- Some four-year public and private colleges fail to meet baseline requirements for providing students with access to net price calculators for college costs, according to a study of 80 institutions from the University of Pennsylvania Graduate School of Education's Alliance for Higher Education and Democracy (Penn AHEAD). The data was collected in 2018.
- For two colleges, one private and one public, the researchers could not find a calculator, which are legally required by the 2008 Higher Education Opportunity Act.
- At other colleges, researchers found information that was "misleading or incomplete." Others used "out-of-date data, ignored real costs of attendance ... asked students to estimate their own costs, suggested that students can reduce costs by 'spending conservatively' on food, and presented loans as no different than grants," the authors wrote.
Net price calculators are meant to make the complex costs of college more transparent and straightforward for students. As the study's authors note, "Students who overestimate costs might not apply to schools they can actually afford, and students who underestimate costs may drop out of college for financial reasons before attaining a degree."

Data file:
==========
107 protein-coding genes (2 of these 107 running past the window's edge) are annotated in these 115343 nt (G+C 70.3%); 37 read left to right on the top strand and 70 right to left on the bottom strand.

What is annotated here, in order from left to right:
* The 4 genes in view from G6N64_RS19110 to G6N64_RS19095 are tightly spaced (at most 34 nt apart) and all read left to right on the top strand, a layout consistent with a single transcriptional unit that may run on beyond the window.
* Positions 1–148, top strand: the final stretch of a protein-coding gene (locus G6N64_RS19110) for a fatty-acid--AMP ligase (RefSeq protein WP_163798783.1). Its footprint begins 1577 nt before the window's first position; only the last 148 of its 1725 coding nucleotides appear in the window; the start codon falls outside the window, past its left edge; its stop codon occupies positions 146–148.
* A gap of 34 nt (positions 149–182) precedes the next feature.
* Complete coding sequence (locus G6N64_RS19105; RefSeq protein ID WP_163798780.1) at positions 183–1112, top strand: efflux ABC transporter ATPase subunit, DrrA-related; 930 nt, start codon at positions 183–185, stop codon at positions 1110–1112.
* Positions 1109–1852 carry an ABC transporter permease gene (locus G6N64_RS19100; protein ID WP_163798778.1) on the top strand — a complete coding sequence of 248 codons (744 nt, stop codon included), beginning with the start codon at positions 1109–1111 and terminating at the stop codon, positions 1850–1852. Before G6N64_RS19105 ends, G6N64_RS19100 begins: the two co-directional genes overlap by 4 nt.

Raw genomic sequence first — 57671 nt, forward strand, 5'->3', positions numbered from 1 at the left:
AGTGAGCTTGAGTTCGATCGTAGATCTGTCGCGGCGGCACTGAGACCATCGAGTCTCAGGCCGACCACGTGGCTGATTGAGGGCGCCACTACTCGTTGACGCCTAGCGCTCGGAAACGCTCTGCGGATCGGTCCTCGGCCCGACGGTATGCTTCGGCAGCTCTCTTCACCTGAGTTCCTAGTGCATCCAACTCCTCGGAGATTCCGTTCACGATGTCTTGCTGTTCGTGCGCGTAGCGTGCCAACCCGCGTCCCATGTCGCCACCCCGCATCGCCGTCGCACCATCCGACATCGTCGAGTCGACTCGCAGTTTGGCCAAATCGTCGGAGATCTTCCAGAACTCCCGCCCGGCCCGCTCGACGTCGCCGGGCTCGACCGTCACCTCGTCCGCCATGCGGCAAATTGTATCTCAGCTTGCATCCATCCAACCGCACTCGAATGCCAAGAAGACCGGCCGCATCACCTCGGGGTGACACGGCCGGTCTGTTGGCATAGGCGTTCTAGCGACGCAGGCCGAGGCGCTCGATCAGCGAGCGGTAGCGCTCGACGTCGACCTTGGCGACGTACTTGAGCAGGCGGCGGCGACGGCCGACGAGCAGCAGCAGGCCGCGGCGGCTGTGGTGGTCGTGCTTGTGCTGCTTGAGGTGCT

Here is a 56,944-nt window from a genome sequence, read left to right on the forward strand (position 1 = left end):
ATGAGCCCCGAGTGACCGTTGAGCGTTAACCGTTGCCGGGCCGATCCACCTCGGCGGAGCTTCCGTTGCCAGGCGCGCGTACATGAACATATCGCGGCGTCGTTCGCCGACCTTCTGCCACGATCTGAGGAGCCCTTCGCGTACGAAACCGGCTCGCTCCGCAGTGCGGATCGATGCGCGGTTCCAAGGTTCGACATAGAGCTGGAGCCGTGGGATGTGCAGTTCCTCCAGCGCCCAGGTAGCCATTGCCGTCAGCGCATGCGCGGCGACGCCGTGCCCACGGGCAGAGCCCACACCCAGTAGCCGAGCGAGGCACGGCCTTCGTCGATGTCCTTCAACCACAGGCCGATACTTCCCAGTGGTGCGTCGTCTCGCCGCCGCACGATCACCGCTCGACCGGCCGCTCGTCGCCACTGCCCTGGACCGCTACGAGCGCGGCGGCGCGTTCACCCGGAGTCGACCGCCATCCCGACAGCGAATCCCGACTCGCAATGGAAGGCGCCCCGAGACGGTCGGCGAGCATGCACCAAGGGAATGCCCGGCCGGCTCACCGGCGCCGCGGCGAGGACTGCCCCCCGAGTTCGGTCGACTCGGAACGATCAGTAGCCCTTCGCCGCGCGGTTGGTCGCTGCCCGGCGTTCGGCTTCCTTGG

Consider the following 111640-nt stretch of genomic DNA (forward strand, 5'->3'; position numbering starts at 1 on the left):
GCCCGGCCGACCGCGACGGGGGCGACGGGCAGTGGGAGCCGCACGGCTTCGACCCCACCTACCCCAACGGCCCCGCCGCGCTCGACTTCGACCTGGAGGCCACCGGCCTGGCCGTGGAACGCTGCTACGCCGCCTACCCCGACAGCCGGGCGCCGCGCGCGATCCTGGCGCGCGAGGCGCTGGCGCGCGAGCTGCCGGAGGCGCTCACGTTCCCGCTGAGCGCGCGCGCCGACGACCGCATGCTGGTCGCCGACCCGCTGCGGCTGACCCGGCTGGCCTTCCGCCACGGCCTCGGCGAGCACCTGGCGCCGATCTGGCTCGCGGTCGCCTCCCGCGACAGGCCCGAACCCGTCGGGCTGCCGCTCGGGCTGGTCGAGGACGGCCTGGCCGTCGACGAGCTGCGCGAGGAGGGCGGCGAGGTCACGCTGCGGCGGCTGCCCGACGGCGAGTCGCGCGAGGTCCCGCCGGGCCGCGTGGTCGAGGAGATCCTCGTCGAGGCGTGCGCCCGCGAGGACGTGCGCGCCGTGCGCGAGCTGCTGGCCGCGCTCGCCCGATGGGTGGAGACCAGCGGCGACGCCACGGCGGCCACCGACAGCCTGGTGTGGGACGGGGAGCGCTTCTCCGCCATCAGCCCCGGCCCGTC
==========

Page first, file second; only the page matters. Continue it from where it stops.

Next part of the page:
For colleges, they recommend, among other things, making calculators easy to find on websites, prominently displaying one net price, using up-to-date data, and keeping cost and aid data consistent across websites while noting variations where they exist. They also urge colleges to make clear the differences between grants and loans and to note that loans are optional and must be repaid. The study authors found only about half of studied institutions disaggregated grant aid types in their calculations.
The authors recommend the government work to ensure colleges are providing usable cost information and eliminate inconsistencies in its cost-related information.
Aside from reducing the risk of running afoul of federal law, transparent pricing could help colleges attract more low-income students by making their expected costs — and the aid to offset them — more clear.
About 661,000 low-income high school students graduating in 2018 missed out on $2.6 billion in financial aid because they didn't complete the Free Application for Federal Student Aid (FAFSA), according to an October analysis by NerdWallet. Each of them could have received around $4,000 in Pell Grant money, on average.
Even though aid can reduce costs for low-income students, many see college as cost-prohibitive because of its high sticker prices. Moreover, students often don't know what they'll have to pay until after the application and admissions process, when they receive their financial aid award letters.
Adding to the confusion around cost are the variety and sources of financial aid, with some students unclear on the difference between loans and grants, Laura Perna, executive director of Penn AHEAD, told Education Dive earlier this year. Other concerns include that poor high school grades will render students ineligible for aid, or that having a bad credit rating or money saved will make it harder to get financial support.